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Silas Phillips Cemetery

Transcribed by Thomas Keegan
March, 2007

Photograph Copyright © 2004-2015 by Dale H. Cook
A high-resolution version of this photo (235k) is available.

This burial ground is located on the north side of Depot Street located in between two private residences on the west and east sides of the burial ground, with the backyard of the easterly residence also bordering the back (north) side of this burial ground.

The burial ground is bordered by stone walls on the front (south) and the west sides. In the front, there is an approximate 8' opening in the stone wall flanked by 2 stone posts. There are numerous mature pines buffering the back (north) edge that abuts the neighboring residence's backyard. On the east side, there is a thick line of pines and rhododendrons between the burial ground and the grounds of this private residence. There are also several mature trees (mostly pines and oaks) within this burial ground. The approximate dimensions of this burial ground are 85' long (east-west) and 45' wide (north-south).

There are 7 headstones in this burial ground, 3 accompanied by American Veteran's Flags and each with a sticker on the faces of the stones, as observed elsewhere, "American, Let Us Not Forget, Those Who Served." © 1993 and there is 1 footstone. All stones are facing north-south, with the inscriptions on the south face. The only exception is the footstone, which has its inscription on the north face. The stones are approximately in the center of the yard (n-s) and nearer to the right (east) side of the yard.

There are 3 rows of stones, the first row (most southerly) contains only one stone. It is cracked horizontally completely across the stone about 1/3 of the way down from the top and shows evidence of repair in the past. The inscription follows...

Wife of
Apr. 25, 1862,
47 yrs. 2 mo. 9 ds.

Towards the north, the next row contains 3 stones. From left to right, the first stone has an American Veteran's flag in the ground and sticker on the face and has the following the inscription...

June 2, 1790:
Nov. 17, 1858.

"Who would live alway"

Behind this headstone approximately 7 feet to the north is its footstone, with the following inscription on its north face:

S. Phillips

Continuing in this middle row of headstones, the inscription for the next stone to the right follows...

In memory of
son of Mr. Silas &
Mrs. Mary Phillips.
who died Oct. 25, 1816
in the 24th year
of his age.

Youth and its hopes here sleep in dust
Fruit and [lean] of our [    ldy] trust
[    ] [        ] and strength and [    ] [        ]
[Firm] [      ] his hope beyond the [rest.]

The words above are all that can be made out in the four line verse on the bottom of this headstone. Additional visits and further study will hopefully yield more.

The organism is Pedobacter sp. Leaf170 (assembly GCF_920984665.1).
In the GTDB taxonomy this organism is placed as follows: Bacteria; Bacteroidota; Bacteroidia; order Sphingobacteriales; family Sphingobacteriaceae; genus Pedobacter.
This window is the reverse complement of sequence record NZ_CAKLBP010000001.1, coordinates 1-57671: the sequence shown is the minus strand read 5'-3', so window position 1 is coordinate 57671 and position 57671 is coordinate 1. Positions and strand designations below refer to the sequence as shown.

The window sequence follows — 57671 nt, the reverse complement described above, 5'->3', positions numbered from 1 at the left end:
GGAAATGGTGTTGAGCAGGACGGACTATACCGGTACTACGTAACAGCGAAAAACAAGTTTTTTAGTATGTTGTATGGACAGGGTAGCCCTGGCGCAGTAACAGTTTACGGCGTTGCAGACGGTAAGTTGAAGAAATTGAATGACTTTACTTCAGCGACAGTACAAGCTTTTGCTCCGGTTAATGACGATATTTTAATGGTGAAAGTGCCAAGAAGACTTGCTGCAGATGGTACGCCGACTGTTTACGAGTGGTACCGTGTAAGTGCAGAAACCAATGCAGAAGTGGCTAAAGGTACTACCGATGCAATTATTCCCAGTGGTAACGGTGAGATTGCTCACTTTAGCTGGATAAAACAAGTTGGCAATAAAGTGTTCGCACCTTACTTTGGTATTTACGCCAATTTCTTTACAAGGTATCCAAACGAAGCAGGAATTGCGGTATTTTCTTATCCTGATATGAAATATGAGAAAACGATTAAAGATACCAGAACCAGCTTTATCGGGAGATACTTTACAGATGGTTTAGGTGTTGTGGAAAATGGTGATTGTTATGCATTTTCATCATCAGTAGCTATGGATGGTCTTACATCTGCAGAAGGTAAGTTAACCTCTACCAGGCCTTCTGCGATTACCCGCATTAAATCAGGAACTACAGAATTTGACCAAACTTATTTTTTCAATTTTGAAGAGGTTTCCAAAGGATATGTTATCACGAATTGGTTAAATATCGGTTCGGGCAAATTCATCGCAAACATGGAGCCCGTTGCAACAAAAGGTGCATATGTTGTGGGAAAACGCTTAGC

The last stone in this row is a traditional, plain white military style headstone and is accompanied by an American Flag and sticker and has the following inscription:



Further to the north, the last row of stones begins on the left with the footstone already mentioned of Silas Phillips and is followed by three more headstones. Continuing to the right, the first headstone in this row is decorated with an American Veteran's Flag and sticker and its inscription follows...

In Memory of
who died
Dec. 30, 1821,
in the 67th year
of his age.

He was a soldier of the

The next stone has apparently broken clean in half at one time, as evidenced by a horizontal crack across the face about way up the stone and a repair from the past using iron brackets on the back affixed by iron fasteners through the stone. The inscription follows...

In Memory of
who died
July 11, 1842
in the 65th year
of her age.

It is possible that the above name is "Louise". Chaffin refers to her this way in his history. Also, one of the iron fasteners mentioned above is placed right through the stone where the "E" would have been, obscuring most of where the engraving for this letter would be located. However, the bottom part of where the "E" should be observed is not obscured and there is no evidence of the engraving there. Therefore, I have left the transcription as shown above, possibly a form of the female name "Lois"?

The last stone in this row and in this yard is as follows...

In Memory of
wife of
who died
March 15, 1844.
in the 91st year
of her age.

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USGenWeb Easton, MA, commenced 23-Mar-2004.
Created and maintained by Dale H. Cook.
Transcriptions copyright © 2007-2015 by Thomas Keegan.
Copyright © 2007-2015 by Dale H. Cook. All rights reserved.